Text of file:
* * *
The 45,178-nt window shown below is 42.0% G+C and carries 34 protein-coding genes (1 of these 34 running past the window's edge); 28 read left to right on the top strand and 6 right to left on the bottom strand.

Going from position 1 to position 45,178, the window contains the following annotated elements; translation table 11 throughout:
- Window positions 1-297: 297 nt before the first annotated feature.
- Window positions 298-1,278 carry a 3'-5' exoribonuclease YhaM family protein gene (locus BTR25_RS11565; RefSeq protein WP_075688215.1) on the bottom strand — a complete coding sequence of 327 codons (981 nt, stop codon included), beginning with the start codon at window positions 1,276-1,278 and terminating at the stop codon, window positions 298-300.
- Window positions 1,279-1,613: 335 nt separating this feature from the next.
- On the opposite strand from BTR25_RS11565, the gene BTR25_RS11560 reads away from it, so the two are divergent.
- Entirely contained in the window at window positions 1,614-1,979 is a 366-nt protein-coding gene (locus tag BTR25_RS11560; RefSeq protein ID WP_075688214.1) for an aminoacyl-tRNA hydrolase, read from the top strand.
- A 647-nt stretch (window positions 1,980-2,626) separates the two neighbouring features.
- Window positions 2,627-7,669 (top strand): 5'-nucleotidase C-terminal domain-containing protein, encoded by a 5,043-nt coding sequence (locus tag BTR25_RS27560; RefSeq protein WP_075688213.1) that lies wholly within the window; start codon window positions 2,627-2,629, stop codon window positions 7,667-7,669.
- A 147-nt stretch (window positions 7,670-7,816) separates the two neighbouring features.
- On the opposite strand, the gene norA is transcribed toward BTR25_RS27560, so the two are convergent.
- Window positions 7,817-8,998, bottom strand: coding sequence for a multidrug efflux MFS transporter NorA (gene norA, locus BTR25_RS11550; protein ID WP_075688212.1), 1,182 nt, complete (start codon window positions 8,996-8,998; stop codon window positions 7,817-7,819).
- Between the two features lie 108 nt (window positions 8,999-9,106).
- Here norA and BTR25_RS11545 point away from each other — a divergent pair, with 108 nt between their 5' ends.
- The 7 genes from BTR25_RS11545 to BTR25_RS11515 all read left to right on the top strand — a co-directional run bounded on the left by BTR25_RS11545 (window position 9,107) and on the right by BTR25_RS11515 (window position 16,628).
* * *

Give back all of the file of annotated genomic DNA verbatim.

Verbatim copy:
The 45,178-nt window shown below is 42.0% G+C and carries 34 protein-coding genes (1 of these 34 running past the window's edge); 28 read left to right on the top strand and 6 right to left on the bottom strand.

Going from position 1 to position 45,178, the window contains the following annotated elements; translation table 11 throughout:
- Window positions 1-297: 297 nt before the first annotated feature.
- Window positions 298-1,278 carry a 3'-5' exoribonuclease YhaM family protein gene (locus BTR25_RS11565; RefSeq protein WP_075688215.1) on the bottom strand — a complete coding sequence of 327 codons (981 nt, stop codon included), beginning with the start codon at window positions 1,276-1,278 and terminating at the stop codon, window positions 298-300.
- Window positions 1,279-1,613: 335 nt separating this feature from the next.
- On the opposite strand from BTR25_RS11565, the gene BTR25_RS11560 reads away from it, so the two are divergent.
- Entirely contained in the window at window positions 1,614-1,979 is a 366-nt protein-coding gene (locus tag BTR25_RS11560; RefSeq protein ID WP_075688214.1) for an aminoacyl-tRNA hydrolase, read from the top strand.
- A 647-nt stretch (window positions 1,980-2,626) separates the two neighbouring features.
- Window positions 2,627-7,669 (top strand): 5'-nucleotidase C-terminal domain-containing protein, encoded by a 5,043-nt coding sequence (locus tag BTR25_RS27560; RefSeq protein WP_075688213.1) that lies wholly within the window; start codon window positions 2,627-2,629, stop codon window positions 7,667-7,669.
- A 147-nt stretch (window positions 7,670-7,816) separates the two neighbouring features.
- On the opposite strand, the gene norA is transcribed toward BTR25_RS27560, so the two are convergent.
- Window positions 7,817-8,998, bottom strand: coding sequence for a multidrug efflux MFS transporter NorA (gene norA, locus BTR25_RS11550; protein ID WP_075688212.1), 1,182 nt, complete (start codon window positions 8,996-8,998; stop codon window positions 7,817-7,819).
- Between the two features lie 108 nt (window positions 8,999-9,106).
- Here norA and BTR25_RS11545 point away from each other — a divergent pair, with 108 nt between their 5' ends.
- The 7 genes from BTR25_RS11545 to BTR25_RS11515 all read left to right on the top strand — a co-directional run bounded on the left by BTR25_RS11545 (window position 9,107) and on the right by BTR25_RS11515 (window position 16,628).